You're welcome to sweat up a storm and get your thumper thumping when you practice yoga, so that you can cross “exercise” off your heart-health to-do list. But if you want yoga to keep your ticker in shape, you're better off tapping its calming qualities, which combat stress, a big heart killer. Landmark research backs this.
In 2010, Medicare began covering the Ornish Program for Heart Disease. The program, first devised in the 1970s, uses no-brainer lifestyle habits, such as physical activity and proper diet.
But it also incorporates stress management, with techniques rooted in restorative yoga and meditation. The program has been shown to even reverse heart disease, meaning blockages shrink and the heart functions better. A team that included Dean Ornish, the physician who headed the work, performed peer-reviewed studies in 1990 and 1998 showing the reductions in coronary artery blockages. Much of yoga's power here goes to the steady, deep breathing of the practice's slow-moving styles, such as restorative—which aims to do exactly what it's named: restore you.
As a general overview, the Ornish Program calls for an hour of gentle yoga each day, moderate exercise (three hours a week), a low-fat plant-based diet, no smoking and supportive relationships. The combo “creates a powerful healing path,” according to literature from the program. Of course, it's hard to know exactly how much credit the yoga component deserves. But it's hard to deny it played a decent role—researchers from the studies have acknowledged as much—given yoga's documented ability to reduce stress, which strains the heart by raising blood pressure and heart rate, to name just two liabilities. Plus, plenty of other research has shown yoga's coronary benefits.
Almost any gentle yoga moves can help your heart when strung together. The Ornish Program has its favorites though: Cobra, Half Locust, Seated Forward Bend, Spinal Twist, Fish and Legs Up on a Chair, along with reclined rests and breath-work. Doing the sequence every day helps change energy patterns and affect blood flow, and repeating the same poses makes for easy recall, according to the program.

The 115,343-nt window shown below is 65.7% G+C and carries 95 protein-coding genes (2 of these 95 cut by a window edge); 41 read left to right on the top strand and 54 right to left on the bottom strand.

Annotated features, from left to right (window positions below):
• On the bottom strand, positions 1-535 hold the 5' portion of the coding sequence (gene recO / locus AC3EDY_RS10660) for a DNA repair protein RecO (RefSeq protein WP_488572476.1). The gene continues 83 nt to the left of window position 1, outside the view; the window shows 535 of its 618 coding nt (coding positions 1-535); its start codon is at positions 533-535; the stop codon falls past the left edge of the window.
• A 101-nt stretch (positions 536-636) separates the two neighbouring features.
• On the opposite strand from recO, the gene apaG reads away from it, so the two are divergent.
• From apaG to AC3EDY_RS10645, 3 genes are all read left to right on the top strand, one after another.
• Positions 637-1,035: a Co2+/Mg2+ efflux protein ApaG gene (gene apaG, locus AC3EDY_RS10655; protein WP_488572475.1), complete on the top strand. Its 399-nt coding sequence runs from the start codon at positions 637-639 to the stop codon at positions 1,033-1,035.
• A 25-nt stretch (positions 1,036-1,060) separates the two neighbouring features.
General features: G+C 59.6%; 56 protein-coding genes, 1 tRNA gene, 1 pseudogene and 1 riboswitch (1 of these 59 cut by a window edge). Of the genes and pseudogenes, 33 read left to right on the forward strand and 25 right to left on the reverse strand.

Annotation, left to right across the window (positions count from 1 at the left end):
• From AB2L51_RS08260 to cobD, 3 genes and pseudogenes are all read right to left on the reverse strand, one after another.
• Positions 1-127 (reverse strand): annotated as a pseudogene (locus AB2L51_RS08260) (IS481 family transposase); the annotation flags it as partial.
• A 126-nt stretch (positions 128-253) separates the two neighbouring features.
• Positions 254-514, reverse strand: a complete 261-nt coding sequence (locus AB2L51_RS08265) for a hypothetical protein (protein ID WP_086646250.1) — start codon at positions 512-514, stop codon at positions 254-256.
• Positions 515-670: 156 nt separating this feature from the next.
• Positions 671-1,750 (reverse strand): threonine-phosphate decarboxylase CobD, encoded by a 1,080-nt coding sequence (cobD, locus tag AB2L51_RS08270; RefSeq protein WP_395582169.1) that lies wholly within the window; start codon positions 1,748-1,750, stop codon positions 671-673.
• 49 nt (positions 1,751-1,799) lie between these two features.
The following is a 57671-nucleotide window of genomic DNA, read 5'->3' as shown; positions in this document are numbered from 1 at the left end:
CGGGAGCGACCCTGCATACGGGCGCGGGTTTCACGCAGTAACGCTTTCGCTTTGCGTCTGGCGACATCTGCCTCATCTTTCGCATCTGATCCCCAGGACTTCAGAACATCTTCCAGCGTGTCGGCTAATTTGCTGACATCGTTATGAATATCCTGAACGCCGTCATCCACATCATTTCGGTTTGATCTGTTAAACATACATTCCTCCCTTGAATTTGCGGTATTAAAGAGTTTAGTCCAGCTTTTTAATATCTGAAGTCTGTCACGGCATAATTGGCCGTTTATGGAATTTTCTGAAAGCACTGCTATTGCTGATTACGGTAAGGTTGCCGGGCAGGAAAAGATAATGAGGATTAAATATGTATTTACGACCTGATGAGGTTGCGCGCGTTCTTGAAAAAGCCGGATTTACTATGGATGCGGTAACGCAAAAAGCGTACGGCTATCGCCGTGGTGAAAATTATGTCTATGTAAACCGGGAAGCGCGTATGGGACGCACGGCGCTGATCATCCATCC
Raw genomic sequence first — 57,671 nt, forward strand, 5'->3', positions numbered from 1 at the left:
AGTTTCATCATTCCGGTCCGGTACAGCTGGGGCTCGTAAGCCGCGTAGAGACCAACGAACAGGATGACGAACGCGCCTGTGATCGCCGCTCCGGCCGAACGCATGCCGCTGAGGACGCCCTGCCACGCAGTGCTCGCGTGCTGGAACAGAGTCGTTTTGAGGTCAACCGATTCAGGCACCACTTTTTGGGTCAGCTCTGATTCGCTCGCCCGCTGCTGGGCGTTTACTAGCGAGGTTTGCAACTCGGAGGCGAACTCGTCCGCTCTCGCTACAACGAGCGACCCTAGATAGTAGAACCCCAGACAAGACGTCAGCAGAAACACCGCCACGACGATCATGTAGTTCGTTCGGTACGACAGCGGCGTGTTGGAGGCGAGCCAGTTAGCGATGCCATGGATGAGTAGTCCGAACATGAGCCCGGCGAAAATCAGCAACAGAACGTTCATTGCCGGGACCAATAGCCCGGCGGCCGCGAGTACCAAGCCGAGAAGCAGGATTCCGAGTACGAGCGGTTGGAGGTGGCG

If you are tense, you absolutely will benefit from a gentle sequence that lasts for an hour; it's impossible to stamp out stress when your body and mind are jacked up. But if you're looking for poses you can do in just 10 minutes in order to activate your parasympathetic nervous system and slow your heart rate, in turn giving your heart a break, try these two. Their attendant breath-work is key.
Legs Up on a Chair (or bed or couch or cushions)
How to: Lie on your back with a chair/bed/couch/cushions ahead, adjusting its height in order to rest your calves on it. You'll likely feel most comfortable if you don't have less than a 90-degree angle at your back knees or less than a 120-degree angle at your front hips. (This pose is a variation of Legs-Up-the-Wall.)
Breath-work: Place your hands on your outer ribs, arms supported by the ground. Inhale to the count of three, drawing a moderate breath into your lower, then upper, ribcage. Pause for the count of two, then exhale to the count of five, letting your ribcage return to its neutral position. Pause for the count of one. Repeat. Feel free to lengthen each breath and the pauses, using the same cadence. You can drop your arms to your sides if that's more comfortable. Remain for 5 minutes.
How to: Lie on your back with a pillow/cushion under your knees and another under your upper back, shoulders and head. Drop your arms a comfortable distance from your torso. This position should feel effortless.
Breath-work: Inhale a moderate breath to the count of five, feeling your breath travel from your ribcage into your chest, then pause for a count of five, and exhale as slowly as you can. Repeat. Remain for 5 minutes.
Journalist and yoga teacher Mitra Malek regularly edits and creates content for wellness-focused outlets, including Yoga Journal, for which she is a contributing editor. Learn more at mitramalek.com.